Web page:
On June 3rd, Guatemala was hit with one the worst disasters in the nation's history. Fuego, an active volcano in the province of Escuintla, erupted and displaced thousands of people, destroyed villages, and killed over one hundred people with many more reported missing.
Several weeks since the biggest eruption, the victim search has officially ended. Now, local organizations and the government are still struggling to provide shelter and provisions to families who've lost their homes, or can't yet return. Maná de Vida is one organization looking to bring relief to perhaps the most vulnerable people group left in the eruption's wake: children. Maná de Vida is a local partner of International Justice Mission in Guatemala, an organization fighting to protect and ensure children's rights there, and one I know to be doing so effectively.
Maná de Vida offers schooling and mentorship to kids at risk in Escuintla. In response to the disaster, they're moving to expand their services to accommodate 500 more kids, tripling the population it already serves in the province. This is a tremendous leap of faith in a time of extreme loss and uncertainty. Maná de Vida and its partners need funds to provide school supplies, food, and counseling for children who had little stability to begin with.
So why give? First, children in Guatemala are particularly vulnerable in a country beleaguered by violent crime. Maná de Vida gives kids at risk of exploitation and prostitution educational opportunities and a structure in which to grow safely. With no school and no homes, these children are even more susceptible to health issues, danger, and the cascade of effects of poverty. Second, Guatemala is one of our neighbors. There are well over a million Guatemalans living and working in the U.S., and they make up a significant number of people trying to reach this country at our southern border--fleeing violence and extreme poverty. It isn't a stretch to imagine that a natural disaster like this could lead to an uptick in immigration to the States, where families are being separated at the border.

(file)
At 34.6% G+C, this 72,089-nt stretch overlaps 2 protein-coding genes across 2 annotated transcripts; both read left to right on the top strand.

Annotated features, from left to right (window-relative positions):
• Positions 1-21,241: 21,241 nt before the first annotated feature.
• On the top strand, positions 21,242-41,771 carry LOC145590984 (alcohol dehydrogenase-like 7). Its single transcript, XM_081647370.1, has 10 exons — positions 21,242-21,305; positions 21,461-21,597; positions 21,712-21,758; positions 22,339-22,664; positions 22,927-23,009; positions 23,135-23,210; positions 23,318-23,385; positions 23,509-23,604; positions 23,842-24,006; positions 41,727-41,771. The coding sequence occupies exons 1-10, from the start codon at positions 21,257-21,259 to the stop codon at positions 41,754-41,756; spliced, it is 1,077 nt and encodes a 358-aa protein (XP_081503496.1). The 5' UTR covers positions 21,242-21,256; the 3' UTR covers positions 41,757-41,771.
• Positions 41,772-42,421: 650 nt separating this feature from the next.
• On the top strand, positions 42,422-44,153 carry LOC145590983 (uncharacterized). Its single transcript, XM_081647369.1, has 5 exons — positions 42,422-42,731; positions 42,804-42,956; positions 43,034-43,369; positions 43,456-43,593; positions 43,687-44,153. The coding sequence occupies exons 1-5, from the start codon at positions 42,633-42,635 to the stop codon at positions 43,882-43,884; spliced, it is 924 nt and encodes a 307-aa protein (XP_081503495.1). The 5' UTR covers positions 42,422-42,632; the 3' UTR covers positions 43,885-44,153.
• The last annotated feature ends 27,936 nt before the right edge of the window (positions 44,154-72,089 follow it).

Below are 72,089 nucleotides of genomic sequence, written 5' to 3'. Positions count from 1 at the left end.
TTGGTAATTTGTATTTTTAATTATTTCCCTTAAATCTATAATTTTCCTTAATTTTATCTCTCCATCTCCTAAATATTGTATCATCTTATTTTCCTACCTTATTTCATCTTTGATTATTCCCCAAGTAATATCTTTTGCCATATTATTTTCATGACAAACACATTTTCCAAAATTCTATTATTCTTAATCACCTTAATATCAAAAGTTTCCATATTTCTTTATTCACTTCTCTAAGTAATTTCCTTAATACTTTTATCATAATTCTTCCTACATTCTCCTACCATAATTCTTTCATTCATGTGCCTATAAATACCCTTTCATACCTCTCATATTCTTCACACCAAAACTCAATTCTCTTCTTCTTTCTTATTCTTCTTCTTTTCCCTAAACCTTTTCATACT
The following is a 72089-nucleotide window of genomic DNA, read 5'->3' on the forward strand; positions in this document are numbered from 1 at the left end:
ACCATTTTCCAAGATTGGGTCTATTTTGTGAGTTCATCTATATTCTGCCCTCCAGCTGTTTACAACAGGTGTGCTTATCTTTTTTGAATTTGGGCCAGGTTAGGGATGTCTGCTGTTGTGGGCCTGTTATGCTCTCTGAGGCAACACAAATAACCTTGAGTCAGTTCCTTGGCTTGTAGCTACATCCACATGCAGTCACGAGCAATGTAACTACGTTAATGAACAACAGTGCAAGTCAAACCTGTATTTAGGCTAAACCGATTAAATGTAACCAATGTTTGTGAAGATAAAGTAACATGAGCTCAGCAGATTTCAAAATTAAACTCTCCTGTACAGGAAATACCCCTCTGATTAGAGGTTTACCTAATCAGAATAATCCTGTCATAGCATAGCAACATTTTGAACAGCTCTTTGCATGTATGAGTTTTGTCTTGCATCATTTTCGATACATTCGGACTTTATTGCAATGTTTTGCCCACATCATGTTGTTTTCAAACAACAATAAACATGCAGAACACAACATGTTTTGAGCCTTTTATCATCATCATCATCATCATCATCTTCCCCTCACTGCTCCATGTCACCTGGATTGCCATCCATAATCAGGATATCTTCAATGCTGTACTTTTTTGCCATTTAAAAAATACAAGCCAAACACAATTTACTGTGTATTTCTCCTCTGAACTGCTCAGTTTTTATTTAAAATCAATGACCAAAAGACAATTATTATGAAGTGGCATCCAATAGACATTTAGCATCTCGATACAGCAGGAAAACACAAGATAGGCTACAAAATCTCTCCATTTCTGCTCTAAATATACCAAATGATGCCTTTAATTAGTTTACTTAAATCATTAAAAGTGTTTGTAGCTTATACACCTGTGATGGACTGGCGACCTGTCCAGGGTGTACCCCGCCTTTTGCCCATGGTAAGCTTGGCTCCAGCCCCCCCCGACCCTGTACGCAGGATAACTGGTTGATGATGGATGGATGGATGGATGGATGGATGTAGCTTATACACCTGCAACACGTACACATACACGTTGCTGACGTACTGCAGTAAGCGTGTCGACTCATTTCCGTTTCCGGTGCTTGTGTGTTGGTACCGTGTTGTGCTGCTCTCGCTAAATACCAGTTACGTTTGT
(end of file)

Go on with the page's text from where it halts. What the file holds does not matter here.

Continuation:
So I think that responding to a humanitarian crisis through tangible relief not so very far from our borders is one that we can all rally around. Having traveled through that part of Guatemala many times, I know how beautiful it is and how beautiful its people are, and also real the challenges that Guatemalans face everyday even without the tragedy of a major eruption.
All funds raised will go directly towards buying school supplies, desks, construction materials and remodeling. They will also aid in paying counselors on the ground working with the children.
Thank you so much for your support and please reach out to me with any questions.